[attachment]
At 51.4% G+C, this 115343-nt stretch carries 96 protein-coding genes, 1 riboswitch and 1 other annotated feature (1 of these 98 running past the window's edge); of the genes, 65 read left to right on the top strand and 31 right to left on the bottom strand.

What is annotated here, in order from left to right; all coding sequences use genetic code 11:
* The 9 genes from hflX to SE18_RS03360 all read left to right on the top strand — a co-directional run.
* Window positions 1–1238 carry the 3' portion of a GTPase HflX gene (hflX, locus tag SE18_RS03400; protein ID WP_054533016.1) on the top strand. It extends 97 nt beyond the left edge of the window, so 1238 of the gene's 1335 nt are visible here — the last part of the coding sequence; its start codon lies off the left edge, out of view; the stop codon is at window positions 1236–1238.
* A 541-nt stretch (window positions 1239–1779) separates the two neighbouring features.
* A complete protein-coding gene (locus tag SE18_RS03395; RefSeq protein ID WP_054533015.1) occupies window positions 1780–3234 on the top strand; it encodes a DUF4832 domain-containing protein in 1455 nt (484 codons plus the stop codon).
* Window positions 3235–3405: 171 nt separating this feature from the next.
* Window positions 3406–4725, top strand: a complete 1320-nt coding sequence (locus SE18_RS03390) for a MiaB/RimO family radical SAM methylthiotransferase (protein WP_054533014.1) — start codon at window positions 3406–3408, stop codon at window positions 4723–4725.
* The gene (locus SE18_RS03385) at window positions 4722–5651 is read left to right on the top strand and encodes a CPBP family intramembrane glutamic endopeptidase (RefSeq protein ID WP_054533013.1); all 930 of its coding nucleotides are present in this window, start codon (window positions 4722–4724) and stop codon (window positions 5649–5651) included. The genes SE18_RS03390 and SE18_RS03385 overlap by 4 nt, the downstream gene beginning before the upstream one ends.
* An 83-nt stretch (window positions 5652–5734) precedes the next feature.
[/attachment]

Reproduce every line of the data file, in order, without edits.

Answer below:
At 51.4% G+C, this 115343-nt stretch carries 96 protein-coding genes, 1 riboswitch and 1 other annotated feature (1 of these 98 running past the window's edge); of the genes, 65 read left to right on the top strand and 31 right to left on the bottom strand.

What is annotated here, in order from left to right; all coding sequences use genetic code 11:
* The 9 genes from hflX to SE18_RS03360 all read left to right on the top strand — a co-directional run.
* Window positions 1–1238 carry the 3' portion of a GTPase HflX gene (hflX, locus tag SE18_RS03400; protein ID WP_054533016.1) on the top strand. It extends 97 nt beyond the left edge of the window, so 1238 of the gene's 1335 nt are visible here — the last part of the coding sequence; its start codon lies off the left edge, out of view; the stop codon is at window positions 1236–1238.
* A 541-nt stretch (window positions 1239–1779) separates the two neighbouring features.
* A complete protein-coding gene (locus tag SE18_RS03395; RefSeq protein ID WP_054533015.1) occupies window positions 1780–3234 on the top strand; it encodes a DUF4832 domain-containing protein in 1455 nt (484 codons plus the stop codon).
* Window positions 3235–3405: 171 nt separating this feature from the next.
* Window positions 3406–4725, top strand: a complete 1320-nt coding sequence (locus SE18_RS03390) for a MiaB/RimO family radical SAM methylthiotransferase (protein WP_054533014.1) — start codon at window positions 3406–3408, stop codon at window positions 4723–4725.
* The gene (locus SE18_RS03385) at window positions 4722–5651 is read left to right on the top strand and encodes a CPBP family intramembrane glutamic endopeptidase (RefSeq protein ID WP_054533013.1); all 930 of its coding nucleotides are present in this window, start codon (window positions 4722–4724) and stop codon (window positions 5649–5651) included. The genes SE18_RS03390 and SE18_RS03385 overlap by 4 nt, the downstream gene beginning before the upstream one ends.
* An 83-nt stretch (window positions 5652–5734) precedes the next feature.